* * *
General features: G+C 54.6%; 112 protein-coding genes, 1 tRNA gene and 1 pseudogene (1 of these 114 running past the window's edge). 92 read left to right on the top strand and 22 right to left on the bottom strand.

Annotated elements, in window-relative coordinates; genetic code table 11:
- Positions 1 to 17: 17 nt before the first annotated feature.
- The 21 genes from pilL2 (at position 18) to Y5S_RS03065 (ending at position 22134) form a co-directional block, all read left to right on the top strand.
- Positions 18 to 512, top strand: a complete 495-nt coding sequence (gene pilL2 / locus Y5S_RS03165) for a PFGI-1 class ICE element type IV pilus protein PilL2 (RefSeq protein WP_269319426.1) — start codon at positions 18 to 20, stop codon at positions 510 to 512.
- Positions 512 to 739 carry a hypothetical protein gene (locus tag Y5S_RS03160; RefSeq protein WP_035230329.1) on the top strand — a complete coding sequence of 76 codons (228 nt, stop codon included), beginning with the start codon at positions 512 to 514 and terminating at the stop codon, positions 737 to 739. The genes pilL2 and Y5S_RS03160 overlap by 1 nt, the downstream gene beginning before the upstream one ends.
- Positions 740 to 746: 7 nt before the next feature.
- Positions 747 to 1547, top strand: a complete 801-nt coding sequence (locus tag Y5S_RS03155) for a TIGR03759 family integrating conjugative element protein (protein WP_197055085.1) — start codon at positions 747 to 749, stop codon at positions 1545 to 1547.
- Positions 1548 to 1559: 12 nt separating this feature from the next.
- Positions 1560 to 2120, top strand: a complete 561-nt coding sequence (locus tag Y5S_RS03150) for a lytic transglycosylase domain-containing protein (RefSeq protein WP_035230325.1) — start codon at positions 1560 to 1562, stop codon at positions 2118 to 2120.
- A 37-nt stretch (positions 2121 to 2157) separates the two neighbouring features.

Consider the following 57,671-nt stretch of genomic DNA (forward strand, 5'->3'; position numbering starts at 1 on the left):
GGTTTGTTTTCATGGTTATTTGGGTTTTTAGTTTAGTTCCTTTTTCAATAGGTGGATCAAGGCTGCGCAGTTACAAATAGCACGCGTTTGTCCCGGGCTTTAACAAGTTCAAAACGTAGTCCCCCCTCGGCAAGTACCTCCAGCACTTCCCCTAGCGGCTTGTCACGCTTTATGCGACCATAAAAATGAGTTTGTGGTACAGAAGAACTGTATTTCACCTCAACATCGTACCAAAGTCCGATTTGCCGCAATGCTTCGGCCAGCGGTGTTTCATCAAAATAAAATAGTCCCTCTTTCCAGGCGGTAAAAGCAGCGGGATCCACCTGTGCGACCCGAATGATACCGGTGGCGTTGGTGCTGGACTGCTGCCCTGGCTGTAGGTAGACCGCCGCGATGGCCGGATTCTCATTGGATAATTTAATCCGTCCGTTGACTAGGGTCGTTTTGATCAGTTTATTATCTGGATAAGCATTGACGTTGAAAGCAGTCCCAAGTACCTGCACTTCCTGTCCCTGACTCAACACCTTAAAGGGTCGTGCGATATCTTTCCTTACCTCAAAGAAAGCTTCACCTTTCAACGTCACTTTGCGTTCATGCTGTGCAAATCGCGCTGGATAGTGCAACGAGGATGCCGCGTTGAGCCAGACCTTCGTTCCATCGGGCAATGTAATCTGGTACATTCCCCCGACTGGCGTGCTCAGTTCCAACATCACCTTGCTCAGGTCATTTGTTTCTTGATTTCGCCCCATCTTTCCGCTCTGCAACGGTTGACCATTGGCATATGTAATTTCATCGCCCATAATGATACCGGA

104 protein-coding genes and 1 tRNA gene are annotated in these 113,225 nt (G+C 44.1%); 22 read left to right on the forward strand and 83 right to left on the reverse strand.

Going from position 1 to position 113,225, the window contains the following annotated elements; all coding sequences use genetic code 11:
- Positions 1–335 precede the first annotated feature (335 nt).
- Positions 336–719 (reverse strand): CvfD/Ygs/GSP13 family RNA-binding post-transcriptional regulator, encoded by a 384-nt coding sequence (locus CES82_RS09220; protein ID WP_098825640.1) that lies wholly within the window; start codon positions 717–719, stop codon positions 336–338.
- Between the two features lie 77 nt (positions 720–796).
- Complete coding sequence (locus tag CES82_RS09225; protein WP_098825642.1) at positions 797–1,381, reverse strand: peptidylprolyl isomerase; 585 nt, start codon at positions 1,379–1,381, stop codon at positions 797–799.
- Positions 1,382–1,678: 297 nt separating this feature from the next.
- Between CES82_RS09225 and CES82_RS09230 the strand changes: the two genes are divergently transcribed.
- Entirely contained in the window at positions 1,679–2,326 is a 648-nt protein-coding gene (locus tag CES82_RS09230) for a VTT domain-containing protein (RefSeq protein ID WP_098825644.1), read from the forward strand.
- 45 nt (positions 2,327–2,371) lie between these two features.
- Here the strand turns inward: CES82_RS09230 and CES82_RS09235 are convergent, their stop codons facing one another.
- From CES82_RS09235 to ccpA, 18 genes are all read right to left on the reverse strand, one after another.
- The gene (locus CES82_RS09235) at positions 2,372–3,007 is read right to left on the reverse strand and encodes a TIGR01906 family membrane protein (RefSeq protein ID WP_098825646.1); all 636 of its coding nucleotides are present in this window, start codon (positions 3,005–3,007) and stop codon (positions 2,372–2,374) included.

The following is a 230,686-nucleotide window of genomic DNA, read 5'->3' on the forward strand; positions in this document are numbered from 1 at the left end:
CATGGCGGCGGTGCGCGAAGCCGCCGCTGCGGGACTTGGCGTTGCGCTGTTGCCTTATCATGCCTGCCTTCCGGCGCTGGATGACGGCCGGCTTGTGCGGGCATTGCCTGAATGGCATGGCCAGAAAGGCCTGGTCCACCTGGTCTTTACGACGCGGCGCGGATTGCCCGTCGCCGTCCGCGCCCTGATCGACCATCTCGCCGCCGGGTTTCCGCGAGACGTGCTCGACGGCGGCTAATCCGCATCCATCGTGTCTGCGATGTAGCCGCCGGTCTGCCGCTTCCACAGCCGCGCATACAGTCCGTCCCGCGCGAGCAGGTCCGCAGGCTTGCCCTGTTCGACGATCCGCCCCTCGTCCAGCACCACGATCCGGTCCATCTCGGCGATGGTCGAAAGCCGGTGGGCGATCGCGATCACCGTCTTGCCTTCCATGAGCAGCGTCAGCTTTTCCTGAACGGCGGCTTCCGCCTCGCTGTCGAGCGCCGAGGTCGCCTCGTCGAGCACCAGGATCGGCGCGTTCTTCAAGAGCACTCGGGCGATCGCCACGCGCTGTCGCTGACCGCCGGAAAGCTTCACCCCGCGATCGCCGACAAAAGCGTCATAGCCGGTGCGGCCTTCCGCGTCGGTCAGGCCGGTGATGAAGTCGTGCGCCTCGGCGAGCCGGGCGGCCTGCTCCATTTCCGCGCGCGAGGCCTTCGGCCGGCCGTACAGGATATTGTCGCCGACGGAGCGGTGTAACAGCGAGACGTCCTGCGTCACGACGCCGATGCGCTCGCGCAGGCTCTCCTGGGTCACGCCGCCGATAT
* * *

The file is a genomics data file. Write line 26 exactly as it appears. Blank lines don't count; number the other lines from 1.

- The gene (locus CES82_RS09235) at positions 2,372–3,007 is read right to left on the reverse strand and encodes a TIGR01906 family membrane protein (RefSeq protein ID WP_098825646.1); all 636 of its coding nucleotides are present in this window, start codon (positions 3,005–3,007) and stop codon (positions 2,372–2,374) included.